Once we have our dog's focus we can start teaching them alternative behaviours; a great behaviour to teach is for the dog to go to bed. When we’re consistent and practice this often our dog will start to associate a knock on the door with going to bed. The door-bell or the knock on the door almost becomes the ‘go to bed’ command. Practice this by having someone knock on your door, use your focus work skills to gain your dogs attention and then lure them to their bed or crate. When they’re in their bed reward them with a treat or some attention. Ask them to stay and then go to answer the door, if they get excited; start to follow you or starts barking again simply lure them back to their bed and repeat the reinforcement and reward.
If your dog is really struggling with this when someone is at the door then you should simplify the game by practicing a really solid ‘bed’ command when there isn’t anyone at the door. Spend about 15 minutes a day working on their go to bed command until they know it as well as they know their sit. Once they’ve mastered this skill you can go back to practicing with someone at the door.
If your dog is extremely toy motivated instead of teaching them to go to their bed when there’s a knock on the door we can teach them to go and fetch their favourite toy, this will distract them as people are entering the house as the dog is too busy with their toy. We can shape this behaviour up so that they bring the toy to either yourself or the person coming to the door instead, allowing us to engage with the dog and build positive associations with visitors.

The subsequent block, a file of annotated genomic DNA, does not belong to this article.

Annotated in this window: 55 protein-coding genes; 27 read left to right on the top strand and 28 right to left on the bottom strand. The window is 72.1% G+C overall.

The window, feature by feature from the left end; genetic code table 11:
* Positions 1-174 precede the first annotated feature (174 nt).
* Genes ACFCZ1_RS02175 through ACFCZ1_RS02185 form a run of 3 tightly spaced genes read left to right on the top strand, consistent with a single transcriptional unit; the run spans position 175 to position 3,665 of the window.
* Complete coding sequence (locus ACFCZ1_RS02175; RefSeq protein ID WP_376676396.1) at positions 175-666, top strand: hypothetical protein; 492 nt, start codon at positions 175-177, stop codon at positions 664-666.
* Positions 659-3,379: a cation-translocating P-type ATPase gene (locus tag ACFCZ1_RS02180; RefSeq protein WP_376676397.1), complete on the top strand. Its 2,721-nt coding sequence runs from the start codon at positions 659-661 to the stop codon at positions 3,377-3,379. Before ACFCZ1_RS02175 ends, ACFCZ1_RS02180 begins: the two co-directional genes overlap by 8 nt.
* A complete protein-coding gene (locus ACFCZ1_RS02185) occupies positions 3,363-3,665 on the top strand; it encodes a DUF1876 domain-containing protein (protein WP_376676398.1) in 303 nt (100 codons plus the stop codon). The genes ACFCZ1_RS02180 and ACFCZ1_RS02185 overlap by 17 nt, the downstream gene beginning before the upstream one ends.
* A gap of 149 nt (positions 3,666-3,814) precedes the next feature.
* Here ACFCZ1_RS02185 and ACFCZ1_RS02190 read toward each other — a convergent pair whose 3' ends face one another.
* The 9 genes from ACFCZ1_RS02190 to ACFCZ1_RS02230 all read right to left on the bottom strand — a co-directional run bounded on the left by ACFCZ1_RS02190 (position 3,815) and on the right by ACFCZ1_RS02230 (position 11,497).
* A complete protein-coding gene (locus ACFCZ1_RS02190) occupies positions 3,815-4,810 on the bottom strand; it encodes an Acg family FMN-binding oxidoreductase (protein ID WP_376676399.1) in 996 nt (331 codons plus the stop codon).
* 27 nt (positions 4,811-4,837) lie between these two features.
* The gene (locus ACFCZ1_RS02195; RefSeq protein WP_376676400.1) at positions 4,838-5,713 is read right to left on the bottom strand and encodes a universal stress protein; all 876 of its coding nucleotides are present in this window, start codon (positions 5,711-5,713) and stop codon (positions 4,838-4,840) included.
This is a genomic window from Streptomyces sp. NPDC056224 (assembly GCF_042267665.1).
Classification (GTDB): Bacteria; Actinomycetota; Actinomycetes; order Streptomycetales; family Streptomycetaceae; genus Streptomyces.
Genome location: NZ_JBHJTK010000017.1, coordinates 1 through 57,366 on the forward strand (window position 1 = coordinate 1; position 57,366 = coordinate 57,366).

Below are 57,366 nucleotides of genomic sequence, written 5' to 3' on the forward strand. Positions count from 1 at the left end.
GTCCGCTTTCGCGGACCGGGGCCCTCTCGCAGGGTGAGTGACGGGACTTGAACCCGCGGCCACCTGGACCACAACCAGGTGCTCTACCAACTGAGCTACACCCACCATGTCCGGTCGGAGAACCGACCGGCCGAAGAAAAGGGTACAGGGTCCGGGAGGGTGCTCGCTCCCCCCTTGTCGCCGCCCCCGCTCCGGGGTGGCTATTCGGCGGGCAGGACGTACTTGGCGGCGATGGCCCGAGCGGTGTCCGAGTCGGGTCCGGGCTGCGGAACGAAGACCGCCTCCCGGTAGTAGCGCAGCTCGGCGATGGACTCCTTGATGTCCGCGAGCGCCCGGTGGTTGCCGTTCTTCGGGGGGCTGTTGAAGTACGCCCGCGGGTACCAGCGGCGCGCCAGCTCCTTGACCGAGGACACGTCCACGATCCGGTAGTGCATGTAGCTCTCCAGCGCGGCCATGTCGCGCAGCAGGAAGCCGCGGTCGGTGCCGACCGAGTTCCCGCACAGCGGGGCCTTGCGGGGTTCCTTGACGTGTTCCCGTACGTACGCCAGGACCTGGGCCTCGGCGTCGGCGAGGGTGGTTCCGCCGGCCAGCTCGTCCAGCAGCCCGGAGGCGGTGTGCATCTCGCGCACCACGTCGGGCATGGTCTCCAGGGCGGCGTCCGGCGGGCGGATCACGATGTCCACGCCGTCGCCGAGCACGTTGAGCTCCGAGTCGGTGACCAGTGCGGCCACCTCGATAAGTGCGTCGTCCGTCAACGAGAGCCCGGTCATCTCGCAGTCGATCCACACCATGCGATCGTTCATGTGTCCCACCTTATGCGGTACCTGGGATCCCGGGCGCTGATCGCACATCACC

For dogs that are excessive barkers and really struggling with this exercise we can try some counter conditioning. De-sensitizing them to the knock on the door; a really easy way to do this is to make a recording of you knocking on the door, when your dog is calm or lying in bed you can play this recording on your phone. Start at a very low volume and if your dog doesn’t react you can mark this behaviour and reward them for being quiet. Slowly increase the volume at the dogs pace. If they start to bark then turn the recording off and try the game the next day at a lower volume.
As owners we should get good at noticing the body language and behaviour of our dogs before they start to bark and implementing alternative behaviours for them to display instead.
If your dog’s barking happens when you’re not there then it’s their way of communicating that they have separation anxiety, again this is an entirely different topic to cover and you can read my blog about separation anxiety here.
If you’re stuck for more ideas on providing additional enrichment or making your walks more enjoyable, or if you need to teach the dog more alternative behaviours keep checking the BU Blog for new articles.
If you need further advice, you can book a private consultation with Frankie Howard through his website The Dog Trainer.